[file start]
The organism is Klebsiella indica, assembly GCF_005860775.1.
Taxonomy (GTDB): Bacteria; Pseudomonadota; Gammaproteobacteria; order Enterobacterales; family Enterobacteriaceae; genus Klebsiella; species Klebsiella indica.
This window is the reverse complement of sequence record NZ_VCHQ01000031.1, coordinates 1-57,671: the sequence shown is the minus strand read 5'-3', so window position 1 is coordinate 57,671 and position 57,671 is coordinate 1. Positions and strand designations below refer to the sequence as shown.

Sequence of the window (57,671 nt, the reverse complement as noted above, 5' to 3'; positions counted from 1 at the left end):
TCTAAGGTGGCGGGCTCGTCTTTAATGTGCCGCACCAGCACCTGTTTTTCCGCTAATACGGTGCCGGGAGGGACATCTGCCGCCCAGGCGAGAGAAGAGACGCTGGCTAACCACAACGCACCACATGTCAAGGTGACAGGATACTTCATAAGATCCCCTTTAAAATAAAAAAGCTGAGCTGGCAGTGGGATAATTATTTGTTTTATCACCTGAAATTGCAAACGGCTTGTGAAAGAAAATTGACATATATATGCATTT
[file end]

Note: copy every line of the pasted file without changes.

The organism is Klebsiella indica, assembly GCF_005860775.1.
Taxonomy (GTDB): Bacteria; Pseudomonadota; Gammaproteobacteria; order Enterobacterales; family Enterobacteriaceae; genus Klebsiella; species Klebsiella indica.
This window is the reverse complement of sequence record NZ_VCHQ01000031.1, coordinates 1-57,671: the sequence shown is the minus strand read 5'-3', so window position 1 is coordinate 57,671 and position 57,671 is coordinate 1. Positions and strand designations below refer to the sequence as shown.

Sequence of the window (57,671 nt, the reverse complement as noted above, 5' to 3'; positions counted from 1 at the left end):
TCTAAGGTGGCGGGCTCGTCTTTAATGTGCCGCACCAGCACCTGTTTTTCCGCTAATACGGTGCCGGGAGGGACATCTGCCGCCCAGGCGAGAGAAGAGACGCTGGCTAACCACAACGCACCACATGTCAAGGTGACAGGATACTTCATAAGATCCCCTTTAAAATAAAAAAGCTGAGCTGGCAGTGGGATAATTATTTGTTTTATCACCTGAAATTGCAAACGGCTTGTGAAAGAAAATTGACATATATATGCATTT